Senate expands Flint River protection northward

mlee@macon.comMarch 7, 2013 

ATLANTA -- The state Senate wants to study the upper Flint River’s health as well as the lower river, deciding to add an inspection of industrial and municipal water use above Macon County to a key act, with an aim to helping restore the whole river.

The Flint River Drought Protection Act would cover the entire river from Fulton County to the Florida line under the version of Senate Bill 213, passed 52-1 by the state Senate.

Studying the whole river would be a good practice, more “thorough and comprehensive,” said state Sen. Bill Cowsert, R-Athens. He inserted the expansion into the bill as an amendment on the Senate floor. Bill sponsor state Sen. Ross Tolleson, R-Perry, supported it.

The bill also bans storing surface water in aquifers statewide under an amendment by state Sen. Tommie Williams, R-Lyons. Tolleson objected to that one, saying his bill has nothing to do with encouraging so-called aquifer storage and recovery.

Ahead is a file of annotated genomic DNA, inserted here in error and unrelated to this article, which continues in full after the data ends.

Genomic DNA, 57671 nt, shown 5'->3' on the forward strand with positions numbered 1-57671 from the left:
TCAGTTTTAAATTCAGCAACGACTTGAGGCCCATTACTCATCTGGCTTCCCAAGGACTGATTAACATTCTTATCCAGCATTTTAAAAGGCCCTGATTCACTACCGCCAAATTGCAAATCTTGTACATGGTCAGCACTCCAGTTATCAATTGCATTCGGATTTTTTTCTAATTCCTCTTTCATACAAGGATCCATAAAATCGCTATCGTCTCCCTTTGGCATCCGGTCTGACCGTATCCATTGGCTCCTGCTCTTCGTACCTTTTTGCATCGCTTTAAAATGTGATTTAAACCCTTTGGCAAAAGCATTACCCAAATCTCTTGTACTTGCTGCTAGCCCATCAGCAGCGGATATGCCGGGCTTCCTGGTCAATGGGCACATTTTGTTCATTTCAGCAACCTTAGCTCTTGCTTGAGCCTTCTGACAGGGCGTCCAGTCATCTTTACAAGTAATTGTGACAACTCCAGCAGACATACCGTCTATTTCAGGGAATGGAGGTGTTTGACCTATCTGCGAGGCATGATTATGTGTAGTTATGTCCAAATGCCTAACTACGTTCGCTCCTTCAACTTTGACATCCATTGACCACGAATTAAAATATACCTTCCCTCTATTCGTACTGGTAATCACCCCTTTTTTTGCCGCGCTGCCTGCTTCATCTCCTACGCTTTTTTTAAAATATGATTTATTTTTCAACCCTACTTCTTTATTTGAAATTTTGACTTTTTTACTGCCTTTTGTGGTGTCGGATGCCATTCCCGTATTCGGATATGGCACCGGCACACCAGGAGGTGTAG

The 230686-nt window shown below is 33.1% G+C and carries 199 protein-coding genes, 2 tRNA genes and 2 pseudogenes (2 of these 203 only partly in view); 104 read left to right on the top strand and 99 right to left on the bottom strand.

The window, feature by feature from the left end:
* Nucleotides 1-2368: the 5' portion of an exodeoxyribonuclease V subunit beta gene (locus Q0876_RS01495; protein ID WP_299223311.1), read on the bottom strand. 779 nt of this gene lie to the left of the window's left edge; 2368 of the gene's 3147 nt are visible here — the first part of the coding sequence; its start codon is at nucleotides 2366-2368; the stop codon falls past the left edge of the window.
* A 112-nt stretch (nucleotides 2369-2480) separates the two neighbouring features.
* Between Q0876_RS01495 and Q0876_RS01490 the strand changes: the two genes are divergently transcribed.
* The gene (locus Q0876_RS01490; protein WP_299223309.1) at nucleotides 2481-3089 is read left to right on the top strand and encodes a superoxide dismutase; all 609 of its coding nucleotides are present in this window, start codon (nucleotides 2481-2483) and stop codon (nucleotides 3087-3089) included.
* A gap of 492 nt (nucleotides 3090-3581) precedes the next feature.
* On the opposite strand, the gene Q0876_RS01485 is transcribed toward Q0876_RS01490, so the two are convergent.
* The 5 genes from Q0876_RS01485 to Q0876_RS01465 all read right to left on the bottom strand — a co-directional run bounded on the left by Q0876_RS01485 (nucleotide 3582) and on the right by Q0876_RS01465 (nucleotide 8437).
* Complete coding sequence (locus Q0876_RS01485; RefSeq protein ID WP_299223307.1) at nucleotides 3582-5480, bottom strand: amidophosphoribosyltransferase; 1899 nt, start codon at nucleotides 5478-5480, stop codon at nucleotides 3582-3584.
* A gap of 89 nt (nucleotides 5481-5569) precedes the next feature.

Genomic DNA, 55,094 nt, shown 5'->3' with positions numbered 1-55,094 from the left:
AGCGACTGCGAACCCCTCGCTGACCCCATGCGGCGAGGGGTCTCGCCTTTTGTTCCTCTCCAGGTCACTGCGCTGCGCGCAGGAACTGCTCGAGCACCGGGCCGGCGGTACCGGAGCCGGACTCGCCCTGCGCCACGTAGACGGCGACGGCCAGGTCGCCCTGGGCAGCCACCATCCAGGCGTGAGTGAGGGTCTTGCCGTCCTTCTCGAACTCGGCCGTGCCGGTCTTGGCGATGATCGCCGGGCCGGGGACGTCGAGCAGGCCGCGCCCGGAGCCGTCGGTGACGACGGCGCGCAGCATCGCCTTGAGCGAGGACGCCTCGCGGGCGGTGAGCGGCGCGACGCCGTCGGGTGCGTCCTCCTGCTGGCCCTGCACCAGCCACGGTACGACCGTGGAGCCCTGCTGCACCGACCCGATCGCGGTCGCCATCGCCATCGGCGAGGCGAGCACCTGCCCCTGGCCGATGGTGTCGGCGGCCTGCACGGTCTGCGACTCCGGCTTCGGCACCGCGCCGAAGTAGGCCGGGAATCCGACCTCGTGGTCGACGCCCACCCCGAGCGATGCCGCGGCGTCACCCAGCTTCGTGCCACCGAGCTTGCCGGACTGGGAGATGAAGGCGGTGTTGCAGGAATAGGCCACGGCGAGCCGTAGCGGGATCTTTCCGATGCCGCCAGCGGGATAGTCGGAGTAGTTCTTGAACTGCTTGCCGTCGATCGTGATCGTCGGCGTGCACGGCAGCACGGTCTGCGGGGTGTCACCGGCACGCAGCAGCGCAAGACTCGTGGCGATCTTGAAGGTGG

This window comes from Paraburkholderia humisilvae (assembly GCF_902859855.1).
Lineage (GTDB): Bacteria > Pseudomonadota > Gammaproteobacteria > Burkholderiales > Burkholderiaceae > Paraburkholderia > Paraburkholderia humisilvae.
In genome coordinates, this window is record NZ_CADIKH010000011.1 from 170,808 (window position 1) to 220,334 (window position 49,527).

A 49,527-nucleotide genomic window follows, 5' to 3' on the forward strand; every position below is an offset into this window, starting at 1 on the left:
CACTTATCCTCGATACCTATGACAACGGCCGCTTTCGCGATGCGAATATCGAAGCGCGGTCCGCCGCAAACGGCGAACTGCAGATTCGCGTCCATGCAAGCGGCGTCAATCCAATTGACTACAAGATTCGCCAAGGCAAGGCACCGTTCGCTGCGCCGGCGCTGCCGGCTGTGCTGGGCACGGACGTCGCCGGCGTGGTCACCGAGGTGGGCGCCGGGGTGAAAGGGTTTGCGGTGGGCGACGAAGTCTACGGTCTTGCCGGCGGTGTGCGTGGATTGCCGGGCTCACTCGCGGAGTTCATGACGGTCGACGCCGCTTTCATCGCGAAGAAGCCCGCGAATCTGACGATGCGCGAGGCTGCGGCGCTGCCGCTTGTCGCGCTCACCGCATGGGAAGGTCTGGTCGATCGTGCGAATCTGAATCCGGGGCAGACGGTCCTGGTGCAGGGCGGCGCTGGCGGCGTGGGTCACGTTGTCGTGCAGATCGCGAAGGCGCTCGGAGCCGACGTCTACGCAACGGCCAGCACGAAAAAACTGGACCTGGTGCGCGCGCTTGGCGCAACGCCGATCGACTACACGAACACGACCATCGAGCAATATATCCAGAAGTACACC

The Senate version of the act calls for tests and studies of water use, including reclassifying water withdrawal permits and figuring how much water is returned to the river by water treatment plants.

There are some properties, Tolleson said, that have a farm water withdrawal permit but are now actually subdivisions.

It also mandates that farmers bring their irrigation systems up to as much as 80 percent efficiency in the coming years, depending on the age and type of irrigation system.

Irrigation efficiency “has come a long way, but we have a long way to go,” Tolleson said.

Some Democrats tried to cut off the last section of the bill, which would allow stream augmentation: pumping water from underground into a river or stream. One federally and locally funded project in southwest Georgia already does that in order to protect an endangered mussel, whose death would bring a federal lawsuit.

That kind of augmentation is a sideshow, not a real fix for a falling Flint, said state Sen. Jason Carter, D-Decatur. But the Senate declined his amendment, leaving the door open to state-funded augmentation.

That is, if it doesn’t get cut off in the House. The bill now moves across the Capitol hallway, where to become law this year it must be approved by the end of the annual session, expected in April.

To contact writer Maggie Lee, e-mail

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